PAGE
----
I've been flirting with organizing for the past few years. I've struggled with organizing my thoughts the way a pack rat struggles to organize their home.
Imagine holding an item in your hand, you walk into a room with the intent of placing the item in it's rightful place. You're faced with an overwhelming sight, of things strewn about and the thought of organizing those items along with the item in your hand makes you fall into a tail spin of dejection. Defeated, you toss the item into a corner, and leave the room. That's been my mind for most of my life.
I say! no more! I've been trying to anyway, 3 years ago I borrowed 15 books on the topic of getting organized from the library. Among which were Marie Kondo's 'Spark Joy' Get things done and David Allen's 'Getting things Done'. I only remember these two because my wife was appreciative of their methods and has used some of them successfully. I on the other hand can only remember two things from the two books.
David's "If it's on your mind, your mind isn't clear" and Marie's "Dump everything out on the middle of the floor". Both of which I took literally and so started my obsession with writing everything on post-its and in bullet journals.
It felt good to get things out of my head. Not much else happened. Since then I've had small incremental wins in my journey to organize.
Firstly, 1password. When my wife told me to get it, I scoffed. I have a system I kept telling her. My system was using the post it notes on my Macbook's widget space. My wall of digital post-it passwords was not only useless, I kept throwing more passwords in there thinking I could figure out what account they were for. They're still there, to remind me how painful it was to store that many passwords in my head.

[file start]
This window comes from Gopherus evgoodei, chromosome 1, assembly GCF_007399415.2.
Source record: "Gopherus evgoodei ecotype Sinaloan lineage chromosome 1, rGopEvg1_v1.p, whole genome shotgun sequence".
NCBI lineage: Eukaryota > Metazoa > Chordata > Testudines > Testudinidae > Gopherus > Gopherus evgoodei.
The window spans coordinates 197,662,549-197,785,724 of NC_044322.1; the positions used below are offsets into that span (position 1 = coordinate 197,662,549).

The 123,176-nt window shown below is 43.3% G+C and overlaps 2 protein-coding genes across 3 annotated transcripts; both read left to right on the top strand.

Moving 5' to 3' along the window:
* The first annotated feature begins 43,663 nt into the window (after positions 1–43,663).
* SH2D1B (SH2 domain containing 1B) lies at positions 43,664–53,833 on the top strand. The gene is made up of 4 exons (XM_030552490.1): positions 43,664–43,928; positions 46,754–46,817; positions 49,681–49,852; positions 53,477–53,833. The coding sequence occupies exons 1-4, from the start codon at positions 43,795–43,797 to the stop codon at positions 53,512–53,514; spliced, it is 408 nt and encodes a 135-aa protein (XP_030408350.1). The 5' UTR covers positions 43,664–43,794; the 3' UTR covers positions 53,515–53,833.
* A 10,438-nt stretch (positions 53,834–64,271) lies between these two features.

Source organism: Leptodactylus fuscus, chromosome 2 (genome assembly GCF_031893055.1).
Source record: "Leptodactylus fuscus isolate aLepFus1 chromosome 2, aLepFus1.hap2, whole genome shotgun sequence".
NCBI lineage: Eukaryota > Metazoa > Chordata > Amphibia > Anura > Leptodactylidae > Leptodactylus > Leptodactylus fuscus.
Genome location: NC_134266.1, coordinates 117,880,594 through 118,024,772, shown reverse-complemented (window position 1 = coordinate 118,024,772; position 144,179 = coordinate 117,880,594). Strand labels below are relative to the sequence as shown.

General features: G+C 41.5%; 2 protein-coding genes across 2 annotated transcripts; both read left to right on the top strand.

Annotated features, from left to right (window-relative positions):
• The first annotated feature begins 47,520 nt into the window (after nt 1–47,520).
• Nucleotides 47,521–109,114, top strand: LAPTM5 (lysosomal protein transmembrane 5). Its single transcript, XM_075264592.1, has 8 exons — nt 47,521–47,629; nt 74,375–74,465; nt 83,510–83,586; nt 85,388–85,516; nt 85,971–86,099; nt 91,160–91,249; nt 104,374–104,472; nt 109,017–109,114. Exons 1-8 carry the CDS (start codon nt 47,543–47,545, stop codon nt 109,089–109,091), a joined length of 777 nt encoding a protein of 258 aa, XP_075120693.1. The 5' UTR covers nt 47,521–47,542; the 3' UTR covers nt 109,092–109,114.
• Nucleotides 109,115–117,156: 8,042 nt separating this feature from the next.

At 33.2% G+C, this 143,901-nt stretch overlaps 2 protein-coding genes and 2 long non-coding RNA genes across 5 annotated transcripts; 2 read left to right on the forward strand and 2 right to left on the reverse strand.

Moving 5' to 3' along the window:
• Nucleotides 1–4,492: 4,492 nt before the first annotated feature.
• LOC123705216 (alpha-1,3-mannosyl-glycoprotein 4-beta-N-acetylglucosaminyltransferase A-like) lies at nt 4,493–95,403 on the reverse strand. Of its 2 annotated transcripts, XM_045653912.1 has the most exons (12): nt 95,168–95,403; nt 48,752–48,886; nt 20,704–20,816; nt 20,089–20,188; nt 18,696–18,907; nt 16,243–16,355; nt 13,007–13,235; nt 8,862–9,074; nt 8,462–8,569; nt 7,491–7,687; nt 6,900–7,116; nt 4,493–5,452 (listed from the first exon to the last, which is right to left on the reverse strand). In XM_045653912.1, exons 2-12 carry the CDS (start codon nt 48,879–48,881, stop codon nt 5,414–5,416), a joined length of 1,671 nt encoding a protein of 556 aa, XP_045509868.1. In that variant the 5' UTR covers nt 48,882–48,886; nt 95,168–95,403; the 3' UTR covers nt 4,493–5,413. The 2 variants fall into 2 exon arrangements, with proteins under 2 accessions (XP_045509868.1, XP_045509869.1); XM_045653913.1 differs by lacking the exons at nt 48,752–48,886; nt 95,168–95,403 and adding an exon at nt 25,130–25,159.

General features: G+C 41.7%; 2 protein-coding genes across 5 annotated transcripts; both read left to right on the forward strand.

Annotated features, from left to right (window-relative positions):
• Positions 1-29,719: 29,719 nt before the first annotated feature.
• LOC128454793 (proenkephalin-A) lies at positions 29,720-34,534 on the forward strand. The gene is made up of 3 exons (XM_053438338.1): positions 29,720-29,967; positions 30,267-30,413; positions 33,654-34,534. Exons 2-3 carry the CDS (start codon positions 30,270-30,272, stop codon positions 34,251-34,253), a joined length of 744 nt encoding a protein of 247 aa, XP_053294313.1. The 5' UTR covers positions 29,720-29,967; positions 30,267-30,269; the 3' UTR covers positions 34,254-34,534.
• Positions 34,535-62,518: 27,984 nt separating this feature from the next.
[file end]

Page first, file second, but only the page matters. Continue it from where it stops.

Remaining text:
Next, email. I consolidated my main transactions into two accounts. I then created a multitude of emails as personas. One for news, another for gaming on the mobile phone, a third for social networks, a fourth for applications that require a login and a fifth as a throwaway for white papers and events.
Next, browsing. After installing a vpn, I keep firefox, chrome and safari handy for the separate accounts. Most helpful is a chrome extension called 'Tabs outliner'. Even if I close a tab, this extension creates a graveyard of links I had open at anytime, it works better than history because it's organized by threads. So I don't have closed tab Fomo anymore.
Next, notes. It's mainly thanks to 'Standard Notes' and the 'Listed' extension - the application I use to write which allows me to post this blog directly from the applicationto my domain with some wizardry I don't fully understand - That I've found the motivation to better organize my notes. I was previously using Nvalt, another great application for the Mac, but I didn't fully invest in it because I didn't have to be accountable.
Listed's 100 day writing challenge, was the thing the nudged me just enough to take up writing, which required I be somewhat organized. And I think I've found the missing piece of the puzzle to level up my organizing. My friend Lindsey asked a question that's going to be my organizational earworm.
What am I asking my self to do? What will it take to get there?If you'd like to read about the 'Zettelkasten Method' or 'Personal knowledge management' the article below has a great step by step and summary.
How to create Idea Babies: A Knowledge Processing System for Marketers, Creators, and Knowledge Workers